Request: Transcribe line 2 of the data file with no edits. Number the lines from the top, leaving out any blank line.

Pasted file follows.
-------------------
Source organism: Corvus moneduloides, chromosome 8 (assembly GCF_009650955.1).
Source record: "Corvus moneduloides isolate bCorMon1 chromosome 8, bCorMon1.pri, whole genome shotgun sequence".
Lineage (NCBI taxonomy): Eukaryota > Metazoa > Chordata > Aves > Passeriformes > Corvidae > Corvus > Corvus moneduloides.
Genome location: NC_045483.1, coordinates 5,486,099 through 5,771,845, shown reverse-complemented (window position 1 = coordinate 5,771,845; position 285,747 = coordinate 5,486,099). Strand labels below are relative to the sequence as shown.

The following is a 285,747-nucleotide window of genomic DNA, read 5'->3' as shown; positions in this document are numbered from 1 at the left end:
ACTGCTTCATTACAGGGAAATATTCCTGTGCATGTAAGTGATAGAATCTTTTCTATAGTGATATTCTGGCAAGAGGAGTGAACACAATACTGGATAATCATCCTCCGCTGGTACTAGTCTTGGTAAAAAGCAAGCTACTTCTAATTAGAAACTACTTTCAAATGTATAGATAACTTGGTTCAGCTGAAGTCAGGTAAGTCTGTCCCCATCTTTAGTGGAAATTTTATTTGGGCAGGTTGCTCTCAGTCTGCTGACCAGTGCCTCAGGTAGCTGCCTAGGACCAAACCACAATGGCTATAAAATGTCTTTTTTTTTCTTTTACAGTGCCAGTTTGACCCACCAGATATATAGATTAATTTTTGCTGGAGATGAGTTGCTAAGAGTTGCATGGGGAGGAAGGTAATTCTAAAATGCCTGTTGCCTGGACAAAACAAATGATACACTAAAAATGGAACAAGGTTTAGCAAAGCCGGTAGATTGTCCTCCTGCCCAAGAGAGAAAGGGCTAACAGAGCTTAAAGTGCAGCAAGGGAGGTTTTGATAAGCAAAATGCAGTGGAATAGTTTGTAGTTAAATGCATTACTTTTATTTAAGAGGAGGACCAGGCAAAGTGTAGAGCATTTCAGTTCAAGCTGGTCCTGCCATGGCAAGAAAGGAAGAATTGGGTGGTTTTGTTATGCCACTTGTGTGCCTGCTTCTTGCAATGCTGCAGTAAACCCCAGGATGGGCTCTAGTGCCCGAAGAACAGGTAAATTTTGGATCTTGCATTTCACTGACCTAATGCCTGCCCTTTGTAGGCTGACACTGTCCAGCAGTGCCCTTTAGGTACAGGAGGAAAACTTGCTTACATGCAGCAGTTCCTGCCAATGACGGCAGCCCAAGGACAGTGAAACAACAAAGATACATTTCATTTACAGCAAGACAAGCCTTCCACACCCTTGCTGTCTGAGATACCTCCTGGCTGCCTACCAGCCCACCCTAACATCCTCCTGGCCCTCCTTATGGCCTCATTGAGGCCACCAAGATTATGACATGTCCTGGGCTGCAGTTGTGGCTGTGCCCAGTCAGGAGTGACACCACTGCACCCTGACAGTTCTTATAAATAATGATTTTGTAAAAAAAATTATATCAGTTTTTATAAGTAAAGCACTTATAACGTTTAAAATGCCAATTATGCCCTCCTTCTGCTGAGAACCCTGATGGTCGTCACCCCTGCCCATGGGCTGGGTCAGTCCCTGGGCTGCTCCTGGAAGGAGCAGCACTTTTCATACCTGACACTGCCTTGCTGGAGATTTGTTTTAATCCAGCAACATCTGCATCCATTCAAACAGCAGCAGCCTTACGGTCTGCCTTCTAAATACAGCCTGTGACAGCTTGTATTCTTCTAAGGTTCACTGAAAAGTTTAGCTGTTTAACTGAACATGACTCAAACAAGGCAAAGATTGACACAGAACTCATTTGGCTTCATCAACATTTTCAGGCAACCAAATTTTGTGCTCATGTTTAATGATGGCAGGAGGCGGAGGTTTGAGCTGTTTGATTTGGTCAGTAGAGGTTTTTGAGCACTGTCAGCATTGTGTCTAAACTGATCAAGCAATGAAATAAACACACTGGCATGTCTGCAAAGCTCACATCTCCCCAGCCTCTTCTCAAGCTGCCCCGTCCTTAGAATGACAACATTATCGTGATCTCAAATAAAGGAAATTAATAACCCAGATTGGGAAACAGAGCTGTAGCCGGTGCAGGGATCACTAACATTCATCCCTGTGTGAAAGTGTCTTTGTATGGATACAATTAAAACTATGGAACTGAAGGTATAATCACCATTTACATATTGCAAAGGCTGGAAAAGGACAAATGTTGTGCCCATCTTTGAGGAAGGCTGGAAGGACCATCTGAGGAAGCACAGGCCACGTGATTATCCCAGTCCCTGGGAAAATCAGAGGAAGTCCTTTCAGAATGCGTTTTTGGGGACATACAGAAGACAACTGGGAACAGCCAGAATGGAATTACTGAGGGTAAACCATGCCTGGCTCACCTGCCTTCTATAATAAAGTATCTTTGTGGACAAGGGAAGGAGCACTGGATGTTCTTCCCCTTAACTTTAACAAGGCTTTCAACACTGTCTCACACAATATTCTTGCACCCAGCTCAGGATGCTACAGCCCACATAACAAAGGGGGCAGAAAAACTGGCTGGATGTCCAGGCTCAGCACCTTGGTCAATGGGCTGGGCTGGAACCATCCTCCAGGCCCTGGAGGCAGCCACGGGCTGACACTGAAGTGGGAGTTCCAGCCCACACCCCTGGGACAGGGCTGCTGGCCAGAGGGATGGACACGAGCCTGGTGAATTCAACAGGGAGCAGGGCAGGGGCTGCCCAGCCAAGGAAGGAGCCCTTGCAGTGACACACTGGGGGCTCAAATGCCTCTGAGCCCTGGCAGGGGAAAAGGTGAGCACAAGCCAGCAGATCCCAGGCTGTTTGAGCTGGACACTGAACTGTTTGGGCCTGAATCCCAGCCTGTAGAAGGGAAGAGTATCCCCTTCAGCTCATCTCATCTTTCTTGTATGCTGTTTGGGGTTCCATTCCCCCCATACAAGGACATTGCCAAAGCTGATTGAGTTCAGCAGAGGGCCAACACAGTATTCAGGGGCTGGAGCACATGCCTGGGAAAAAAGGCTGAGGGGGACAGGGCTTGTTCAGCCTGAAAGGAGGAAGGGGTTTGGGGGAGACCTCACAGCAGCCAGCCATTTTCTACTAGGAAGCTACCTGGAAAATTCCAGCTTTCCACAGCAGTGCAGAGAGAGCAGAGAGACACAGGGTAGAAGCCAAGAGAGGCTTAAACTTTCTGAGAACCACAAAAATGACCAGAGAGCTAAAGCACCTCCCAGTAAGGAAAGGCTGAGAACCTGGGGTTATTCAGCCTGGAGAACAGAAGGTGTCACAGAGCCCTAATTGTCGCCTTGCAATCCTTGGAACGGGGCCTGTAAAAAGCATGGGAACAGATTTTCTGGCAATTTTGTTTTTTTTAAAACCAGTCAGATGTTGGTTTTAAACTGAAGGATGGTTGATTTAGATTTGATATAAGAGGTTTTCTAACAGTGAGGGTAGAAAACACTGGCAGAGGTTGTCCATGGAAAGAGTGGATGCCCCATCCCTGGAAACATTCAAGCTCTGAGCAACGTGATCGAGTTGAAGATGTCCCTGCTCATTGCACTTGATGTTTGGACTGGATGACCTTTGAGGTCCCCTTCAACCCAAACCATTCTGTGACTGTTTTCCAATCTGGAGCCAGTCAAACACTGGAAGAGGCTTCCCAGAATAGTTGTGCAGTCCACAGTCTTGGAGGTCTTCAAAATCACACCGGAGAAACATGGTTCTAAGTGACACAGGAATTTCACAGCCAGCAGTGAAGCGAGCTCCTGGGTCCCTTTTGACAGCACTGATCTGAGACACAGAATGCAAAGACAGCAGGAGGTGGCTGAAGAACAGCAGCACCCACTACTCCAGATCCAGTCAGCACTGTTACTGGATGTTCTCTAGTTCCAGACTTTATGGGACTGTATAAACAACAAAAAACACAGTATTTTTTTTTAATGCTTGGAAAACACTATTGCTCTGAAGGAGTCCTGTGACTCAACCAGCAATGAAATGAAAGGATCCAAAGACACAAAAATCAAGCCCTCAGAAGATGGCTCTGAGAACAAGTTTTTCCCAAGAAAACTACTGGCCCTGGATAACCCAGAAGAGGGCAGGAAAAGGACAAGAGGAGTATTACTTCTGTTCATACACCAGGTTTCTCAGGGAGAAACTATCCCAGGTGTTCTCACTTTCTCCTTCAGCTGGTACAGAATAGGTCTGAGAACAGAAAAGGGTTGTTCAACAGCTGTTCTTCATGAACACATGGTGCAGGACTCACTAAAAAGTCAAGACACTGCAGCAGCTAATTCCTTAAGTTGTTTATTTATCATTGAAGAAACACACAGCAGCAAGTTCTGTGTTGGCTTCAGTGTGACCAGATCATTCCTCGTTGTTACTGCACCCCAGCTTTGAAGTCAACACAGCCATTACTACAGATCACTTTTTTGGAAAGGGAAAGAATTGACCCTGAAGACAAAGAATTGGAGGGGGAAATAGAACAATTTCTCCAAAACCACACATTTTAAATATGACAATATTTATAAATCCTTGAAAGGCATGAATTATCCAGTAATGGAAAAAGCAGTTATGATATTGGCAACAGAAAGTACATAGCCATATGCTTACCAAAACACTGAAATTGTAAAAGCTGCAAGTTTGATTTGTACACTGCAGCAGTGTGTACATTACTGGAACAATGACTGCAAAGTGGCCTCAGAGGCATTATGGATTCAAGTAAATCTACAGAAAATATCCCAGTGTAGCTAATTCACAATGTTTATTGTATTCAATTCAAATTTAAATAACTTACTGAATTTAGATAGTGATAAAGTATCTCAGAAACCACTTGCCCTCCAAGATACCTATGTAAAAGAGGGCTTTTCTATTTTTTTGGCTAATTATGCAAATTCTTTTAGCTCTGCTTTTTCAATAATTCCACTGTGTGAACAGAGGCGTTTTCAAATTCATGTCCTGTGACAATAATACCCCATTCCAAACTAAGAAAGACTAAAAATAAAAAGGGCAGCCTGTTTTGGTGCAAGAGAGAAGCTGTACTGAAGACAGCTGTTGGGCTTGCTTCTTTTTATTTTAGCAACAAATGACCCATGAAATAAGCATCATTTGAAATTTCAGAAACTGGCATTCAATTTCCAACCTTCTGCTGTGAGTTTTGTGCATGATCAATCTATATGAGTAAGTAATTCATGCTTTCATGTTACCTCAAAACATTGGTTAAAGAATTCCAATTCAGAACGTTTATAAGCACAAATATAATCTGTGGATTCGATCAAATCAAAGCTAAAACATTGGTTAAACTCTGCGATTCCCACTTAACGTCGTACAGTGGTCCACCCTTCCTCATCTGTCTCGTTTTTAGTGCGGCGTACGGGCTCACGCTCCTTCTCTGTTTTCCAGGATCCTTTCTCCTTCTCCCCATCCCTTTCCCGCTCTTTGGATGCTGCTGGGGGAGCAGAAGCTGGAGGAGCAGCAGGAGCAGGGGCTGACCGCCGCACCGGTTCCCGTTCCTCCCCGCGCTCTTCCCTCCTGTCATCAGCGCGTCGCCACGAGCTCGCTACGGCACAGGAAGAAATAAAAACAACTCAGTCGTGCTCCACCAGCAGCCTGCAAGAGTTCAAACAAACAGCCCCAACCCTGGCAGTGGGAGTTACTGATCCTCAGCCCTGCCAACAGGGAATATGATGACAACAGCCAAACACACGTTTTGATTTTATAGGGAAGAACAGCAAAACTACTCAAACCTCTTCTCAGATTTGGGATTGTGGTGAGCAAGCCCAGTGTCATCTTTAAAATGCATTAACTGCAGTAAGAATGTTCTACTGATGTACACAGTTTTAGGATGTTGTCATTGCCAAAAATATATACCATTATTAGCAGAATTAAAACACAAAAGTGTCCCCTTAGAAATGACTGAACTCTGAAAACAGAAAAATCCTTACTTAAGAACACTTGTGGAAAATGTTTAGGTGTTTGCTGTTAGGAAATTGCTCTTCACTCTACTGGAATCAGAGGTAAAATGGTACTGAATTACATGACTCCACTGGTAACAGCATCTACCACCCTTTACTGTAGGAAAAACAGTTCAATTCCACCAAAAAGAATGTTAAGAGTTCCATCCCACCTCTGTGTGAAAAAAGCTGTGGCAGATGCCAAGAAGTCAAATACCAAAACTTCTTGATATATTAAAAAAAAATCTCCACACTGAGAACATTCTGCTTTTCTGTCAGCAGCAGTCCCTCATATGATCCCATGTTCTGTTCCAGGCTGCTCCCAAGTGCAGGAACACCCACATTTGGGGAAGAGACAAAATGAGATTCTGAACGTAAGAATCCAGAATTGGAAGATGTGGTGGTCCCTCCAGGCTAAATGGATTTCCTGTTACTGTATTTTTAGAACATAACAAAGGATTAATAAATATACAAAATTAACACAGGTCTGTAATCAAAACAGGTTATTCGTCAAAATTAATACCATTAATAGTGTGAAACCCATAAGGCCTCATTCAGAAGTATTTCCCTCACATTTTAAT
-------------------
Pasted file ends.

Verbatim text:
Source record: "Corvus moneduloides isolate bCorMon1 chromosome 8, bCorMon1.pri, whole genome shotgun sequence".